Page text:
Day trip from fes to Volubilis and Meknes

Imperial city -- Meknes and the Roman ruins at Volubilis.Visit Meknes: (Arabic: مكناس‎, Berber: Mknas or Ameknas, French: Meknès, Spanish: Mequinez) is a city in northern Morocco. It is served by the A2 expressway between those two cities and by the corresponding railway. Meknes was the capital of Morocco under the reign of Moulay Ismail (1672–1727), before it was relocated to Marrakech. The population is 1,000,000 (2012 census). It is the capital of the Meknes-Tafilalet region. Meknes is named after a Berber tribe which was known as Miknasa (native Berber name: Imeknasen) in the medieval North African sources.Volubilis:(Arabic: وليلي‎) is a partly excavated Roman city in Morocco situated near Meknes between Fes and Rabat. Built in a fertile agricultural area, it was developed from the 3rd century BC onwards as a Phoenician/Carthaginian settlement. It grew rapidly under Roman rule from the 1st century AD onwards and expanded to cover about 40 hectares (100 acres) with a 2.6 km (1.6 mi) circuit of walls. The city gained a number of major public buildings in the 2nd century, including a basilica, temple and triumphal arch. Its prosperity, which was derived principally from olive growing, prompted the construction of many fine town-houses with large mosaic floors and having lunch, we will then drive back to Fes. Your journey with us will end at your hotel / Riad.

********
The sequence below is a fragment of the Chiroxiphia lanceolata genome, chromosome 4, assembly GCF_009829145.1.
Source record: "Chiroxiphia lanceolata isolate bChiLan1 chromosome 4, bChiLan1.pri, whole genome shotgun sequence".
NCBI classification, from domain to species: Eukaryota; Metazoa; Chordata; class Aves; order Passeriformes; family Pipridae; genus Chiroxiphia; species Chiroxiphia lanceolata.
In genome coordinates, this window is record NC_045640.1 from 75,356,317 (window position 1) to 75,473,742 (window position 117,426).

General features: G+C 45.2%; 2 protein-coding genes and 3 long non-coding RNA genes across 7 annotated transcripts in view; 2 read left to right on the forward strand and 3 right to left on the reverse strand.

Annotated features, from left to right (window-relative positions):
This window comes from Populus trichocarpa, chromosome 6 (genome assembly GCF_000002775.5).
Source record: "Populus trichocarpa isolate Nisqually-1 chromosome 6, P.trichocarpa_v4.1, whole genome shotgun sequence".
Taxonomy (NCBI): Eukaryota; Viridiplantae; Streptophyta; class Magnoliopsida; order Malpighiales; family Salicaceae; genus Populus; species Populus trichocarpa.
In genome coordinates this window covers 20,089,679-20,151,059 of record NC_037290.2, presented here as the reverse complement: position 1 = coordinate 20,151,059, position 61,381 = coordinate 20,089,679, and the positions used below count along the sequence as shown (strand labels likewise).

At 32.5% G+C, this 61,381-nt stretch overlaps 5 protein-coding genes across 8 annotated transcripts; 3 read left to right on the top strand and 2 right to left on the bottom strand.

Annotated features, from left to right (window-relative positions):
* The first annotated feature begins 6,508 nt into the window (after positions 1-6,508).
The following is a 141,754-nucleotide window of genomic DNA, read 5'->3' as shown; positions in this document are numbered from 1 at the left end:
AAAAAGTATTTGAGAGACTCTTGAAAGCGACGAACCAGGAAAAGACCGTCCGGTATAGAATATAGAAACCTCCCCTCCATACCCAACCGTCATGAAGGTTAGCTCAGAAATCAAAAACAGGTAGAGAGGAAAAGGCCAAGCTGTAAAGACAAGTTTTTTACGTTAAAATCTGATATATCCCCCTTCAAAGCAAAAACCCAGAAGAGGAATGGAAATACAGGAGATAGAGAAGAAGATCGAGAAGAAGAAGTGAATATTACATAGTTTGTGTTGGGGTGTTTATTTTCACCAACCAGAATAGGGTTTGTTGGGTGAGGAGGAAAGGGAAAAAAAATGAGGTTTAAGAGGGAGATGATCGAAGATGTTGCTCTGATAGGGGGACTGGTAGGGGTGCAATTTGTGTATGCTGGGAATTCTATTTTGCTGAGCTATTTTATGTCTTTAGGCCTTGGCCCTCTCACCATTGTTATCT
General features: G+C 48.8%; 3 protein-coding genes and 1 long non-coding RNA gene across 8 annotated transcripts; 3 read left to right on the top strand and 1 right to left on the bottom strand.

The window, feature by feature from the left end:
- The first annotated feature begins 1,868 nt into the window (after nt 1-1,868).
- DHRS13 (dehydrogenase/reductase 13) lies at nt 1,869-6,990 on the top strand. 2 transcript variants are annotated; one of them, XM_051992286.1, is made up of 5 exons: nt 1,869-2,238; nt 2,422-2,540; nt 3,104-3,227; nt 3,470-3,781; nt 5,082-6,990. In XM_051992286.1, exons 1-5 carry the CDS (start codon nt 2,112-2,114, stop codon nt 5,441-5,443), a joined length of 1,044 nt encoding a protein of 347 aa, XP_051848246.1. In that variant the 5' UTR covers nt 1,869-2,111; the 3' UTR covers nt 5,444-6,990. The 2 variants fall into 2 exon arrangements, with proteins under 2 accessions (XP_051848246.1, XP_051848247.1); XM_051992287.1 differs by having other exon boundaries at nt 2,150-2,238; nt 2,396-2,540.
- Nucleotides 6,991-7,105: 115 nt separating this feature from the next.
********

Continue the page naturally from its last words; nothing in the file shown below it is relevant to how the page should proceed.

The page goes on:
Day Trip from fes to Chefchaouen

Chefchaouen or Chaouen, as it is often called by Moroccans, is a popular tourist destination because of its proximity to Tangier and the Spanish enclave of Ceuta. The name refers to the shape of the mountain tops above the town, that look like the two horns (chaoua) of a goat. "Chef Chaouen" derives from the Berber word for horns, Ichawen. There are approximately two hundred hotels catering to the summer influx of European tourists. One distinction possessed by Chefchaouen is its blue-rinsed houses and buildings.

Chefchaouen is a popular shopping destination as well, as it offers many native handicrafts that are not available elsewhere in Morocco, such as wool garments and woven blankets. The goat cheese native to the area is also popular with tourists. The countryside around it has a reputation for being a prolific source of kief. The Chefchaouen region is one of the main producers of cannabis in Morocco.

The growing tourist industry is geared especially towards Spanish tourists, who are especially numerous during great Catholic feasts like Semana Santa and Christmas. Chefchaouen was visited by Joe Orton and Kenneth Halliwell in 1967. They adored it finding it "very 'Golden Bough-ish' Orton mentions their trip in the Orton Diaries.

There are a number of distinct mosques in the town. Aside from the mosque at Place Uta Hammam in the medina, there is also a mosque dedicated to the patron saint of Northern Morocco's Jebalah region, Moulay Abdeslam Ben Mchich Alami. His tomb and the village and having lunch, we will then drive back to Fes. Your journey with us will end at your hotel / Riad.